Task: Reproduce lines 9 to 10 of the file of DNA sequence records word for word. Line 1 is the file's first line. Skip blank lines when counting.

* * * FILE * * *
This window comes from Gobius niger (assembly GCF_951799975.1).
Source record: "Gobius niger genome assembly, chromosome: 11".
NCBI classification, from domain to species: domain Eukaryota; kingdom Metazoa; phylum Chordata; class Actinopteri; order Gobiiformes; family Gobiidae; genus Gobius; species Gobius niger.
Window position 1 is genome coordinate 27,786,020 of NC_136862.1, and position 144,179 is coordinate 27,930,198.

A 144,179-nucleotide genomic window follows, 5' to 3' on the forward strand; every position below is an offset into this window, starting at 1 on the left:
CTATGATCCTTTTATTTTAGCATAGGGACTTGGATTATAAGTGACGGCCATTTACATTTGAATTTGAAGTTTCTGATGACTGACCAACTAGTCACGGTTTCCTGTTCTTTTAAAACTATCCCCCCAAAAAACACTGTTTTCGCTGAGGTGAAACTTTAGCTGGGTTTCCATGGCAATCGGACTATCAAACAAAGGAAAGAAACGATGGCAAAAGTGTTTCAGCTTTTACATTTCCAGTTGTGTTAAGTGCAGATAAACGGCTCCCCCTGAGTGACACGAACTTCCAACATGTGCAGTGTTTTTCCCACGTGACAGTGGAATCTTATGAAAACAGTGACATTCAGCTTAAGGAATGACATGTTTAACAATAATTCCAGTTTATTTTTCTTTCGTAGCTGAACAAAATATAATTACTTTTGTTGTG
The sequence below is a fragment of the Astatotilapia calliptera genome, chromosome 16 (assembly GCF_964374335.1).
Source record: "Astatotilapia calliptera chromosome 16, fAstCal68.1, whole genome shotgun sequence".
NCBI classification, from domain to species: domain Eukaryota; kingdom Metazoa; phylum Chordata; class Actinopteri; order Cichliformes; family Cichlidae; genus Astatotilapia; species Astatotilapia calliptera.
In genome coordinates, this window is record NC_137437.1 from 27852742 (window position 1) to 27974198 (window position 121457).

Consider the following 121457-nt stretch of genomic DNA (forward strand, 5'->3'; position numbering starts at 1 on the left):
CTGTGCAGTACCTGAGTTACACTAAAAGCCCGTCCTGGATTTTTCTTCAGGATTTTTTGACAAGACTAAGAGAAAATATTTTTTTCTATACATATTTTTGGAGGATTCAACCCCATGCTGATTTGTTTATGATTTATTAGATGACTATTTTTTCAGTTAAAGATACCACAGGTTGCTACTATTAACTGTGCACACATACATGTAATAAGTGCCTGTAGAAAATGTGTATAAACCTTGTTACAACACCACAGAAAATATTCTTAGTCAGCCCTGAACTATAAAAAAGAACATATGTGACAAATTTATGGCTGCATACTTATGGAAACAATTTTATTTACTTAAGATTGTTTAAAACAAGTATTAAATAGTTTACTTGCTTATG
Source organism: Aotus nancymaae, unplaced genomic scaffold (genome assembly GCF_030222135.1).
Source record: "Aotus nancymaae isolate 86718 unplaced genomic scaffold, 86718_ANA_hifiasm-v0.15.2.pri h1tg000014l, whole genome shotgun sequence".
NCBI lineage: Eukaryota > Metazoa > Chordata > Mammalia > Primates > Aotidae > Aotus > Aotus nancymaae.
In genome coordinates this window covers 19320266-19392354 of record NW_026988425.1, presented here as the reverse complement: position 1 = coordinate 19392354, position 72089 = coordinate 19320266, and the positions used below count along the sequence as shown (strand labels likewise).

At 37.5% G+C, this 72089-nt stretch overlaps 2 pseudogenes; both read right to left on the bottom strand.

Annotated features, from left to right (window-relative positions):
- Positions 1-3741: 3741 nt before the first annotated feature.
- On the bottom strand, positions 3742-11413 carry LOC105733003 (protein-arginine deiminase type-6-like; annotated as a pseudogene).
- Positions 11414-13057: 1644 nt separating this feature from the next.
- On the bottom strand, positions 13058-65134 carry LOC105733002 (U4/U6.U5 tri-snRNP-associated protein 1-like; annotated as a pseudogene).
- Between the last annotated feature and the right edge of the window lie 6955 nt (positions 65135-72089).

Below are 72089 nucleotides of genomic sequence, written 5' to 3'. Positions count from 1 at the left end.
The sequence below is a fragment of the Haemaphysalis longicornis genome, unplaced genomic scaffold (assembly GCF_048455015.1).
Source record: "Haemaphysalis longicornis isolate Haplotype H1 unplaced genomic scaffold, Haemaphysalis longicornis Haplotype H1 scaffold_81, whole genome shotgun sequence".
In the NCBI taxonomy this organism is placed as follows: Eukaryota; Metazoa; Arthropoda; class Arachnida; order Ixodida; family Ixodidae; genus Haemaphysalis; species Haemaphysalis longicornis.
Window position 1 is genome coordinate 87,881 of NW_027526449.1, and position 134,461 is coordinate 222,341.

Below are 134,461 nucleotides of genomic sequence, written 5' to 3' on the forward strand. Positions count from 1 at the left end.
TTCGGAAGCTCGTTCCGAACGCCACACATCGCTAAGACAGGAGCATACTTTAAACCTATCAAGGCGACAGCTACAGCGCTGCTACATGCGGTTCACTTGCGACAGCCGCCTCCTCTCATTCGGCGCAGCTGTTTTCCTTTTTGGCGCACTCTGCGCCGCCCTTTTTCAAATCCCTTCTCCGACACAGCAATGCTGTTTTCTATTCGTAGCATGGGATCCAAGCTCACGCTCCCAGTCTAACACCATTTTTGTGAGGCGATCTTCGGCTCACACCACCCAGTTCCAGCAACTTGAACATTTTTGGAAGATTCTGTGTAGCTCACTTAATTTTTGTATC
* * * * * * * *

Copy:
NCBI classification, from domain to species: domain Eukaryota; kingdom Metazoa; phylum Chordata; class Actinopteri; order Cichliformes; family Cichlidae; genus Astatotilapia; species Astatotilapia calliptera.
In genome coordinates, this window is record NC_137437.1 from 27852742 (window position 1) to 27974198 (window position 121457).